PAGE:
Growth policy, transportation planning, zoning under surveillance as Missoula grows
As the city updates its growth policy as required by law, planners past and present are considering necessary changes to the city code and are taking a closer look at zoning so that it can be met. ‘aligns with the policy itself.
Planning board members earlier this month suggested that Missoula’s growth policy itself is little more than a tale of how the metropolitan area is expected to develop. Zoning is necessary to guide the objectives of the policy towards effective implementation.
But it can take a while, and it will likely start with a zoning audit starting next year.
“The point is to look at our regulations and assess them to determine to what extent they do not affect our policies,” said city planner Ben Brewer. “Coming out of this audit, that’s really where we start this conversation, in which direction we’re headed. “
As this orientation has not yet been written, the members of the municipal council are already looking for new results, in particular those which improve the supply of housing in the city, the way in which transport plays in the mix and how the objective of internal growth can better take into account the growth occurring in peripheral areas.
Point zoning could be replaced with a broader Unified Development Ordinance, something that combines traditional zoning with subdivision bylaws and other city goals into one document that becomes policy.
“It’s great that we are heading to a UDO. It’s the wave of the future, ”said Board member Mirtha Becerra. “So many communities that have implemented it have experienced growth difficulties. At first it can be difficult to get it started. But once in place, it does a lot in terms of efficiency and consistency, and it improves the collaboration that needs to happen between departments.
While reviewing the growth policy updates in early October, members of the Consolidated Planning Board praised the document for its vision and scope. But several suggested that it remains unfinished five years after adoption, since zoning never followed.
The city completed what Brewer described as a “major zoning overhaul” in 2009, but the city adopted its new growth policy six years later. This new policy is still guided by zoning that is now over a decade old.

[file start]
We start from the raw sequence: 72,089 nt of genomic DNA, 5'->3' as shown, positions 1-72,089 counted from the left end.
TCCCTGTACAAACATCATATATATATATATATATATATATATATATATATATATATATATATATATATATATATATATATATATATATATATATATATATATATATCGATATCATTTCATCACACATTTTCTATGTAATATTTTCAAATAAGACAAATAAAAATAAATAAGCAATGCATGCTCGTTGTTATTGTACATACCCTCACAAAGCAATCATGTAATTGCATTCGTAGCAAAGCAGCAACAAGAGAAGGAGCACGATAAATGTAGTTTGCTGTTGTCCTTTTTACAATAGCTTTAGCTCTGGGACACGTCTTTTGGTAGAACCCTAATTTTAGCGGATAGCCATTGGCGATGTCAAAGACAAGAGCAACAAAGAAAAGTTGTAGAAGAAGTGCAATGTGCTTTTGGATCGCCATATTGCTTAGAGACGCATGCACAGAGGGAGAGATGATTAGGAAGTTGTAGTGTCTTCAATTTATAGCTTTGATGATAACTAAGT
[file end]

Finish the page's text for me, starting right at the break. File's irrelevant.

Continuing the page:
Without modern zoning, said planning council members, growth policy is little more than an incomplete vision. They described the lack of zoning as ongoing monitoring.
“I feel like a lot of the board’s comments resonate with me,” said Jordan Hess, board member. “I know there are challenges in changing the overall zoning of the city to match the growth policy and the land use map. But there are certainly benefits to this, and I hope we explore this through the process of code reform. “
Hess also urged city staff to assess Missoula’s long-standing goal of organic growth. While this approach is not likely to change, he said now is the time to explore ways to guide the development of clustered “nodes” in reasonable locations.
Areas like Frenchtown, Lolo, Wye and Bonner could be considered for such guiding policies and closer coordination between city and county.
“People move to these outlying areas based on housing costs,” Hess said. “If we don’t recognize it through the growth policy, I think it would be a mistake. There is a way to recognize this and shape a good knot development that fuels our inner-centered development.
Becerra agreed and said transportation should be part of this conversation.
“I hope we will look at the benefits of transit-oriented development and how we can integrate transportation as part of our approach to growth and land use in our community,” he said. she declared. “There are real benefits and good guidelines for how to grow with transit in mind. “
As the city updates its growth policy and embarks on a zoning audit, it is also set to adopt its brand new long-term transportation plan. The two processes play out side by side and one cannot be considered without the other.
The two go hand in hand, according to transportation planner Aaron Wilson.
“There are a lot of questions about how we’re growing as a region, and you can’t separate transportation from the growth decisions we make,” Wilson said. “If we can grow in a more efficient and compact way, the transportation system has very distinct advantages and efficiencies that we wouldn’t be able to achieve otherwise. “
Growth policy review leads Missoula planning council to request zoning update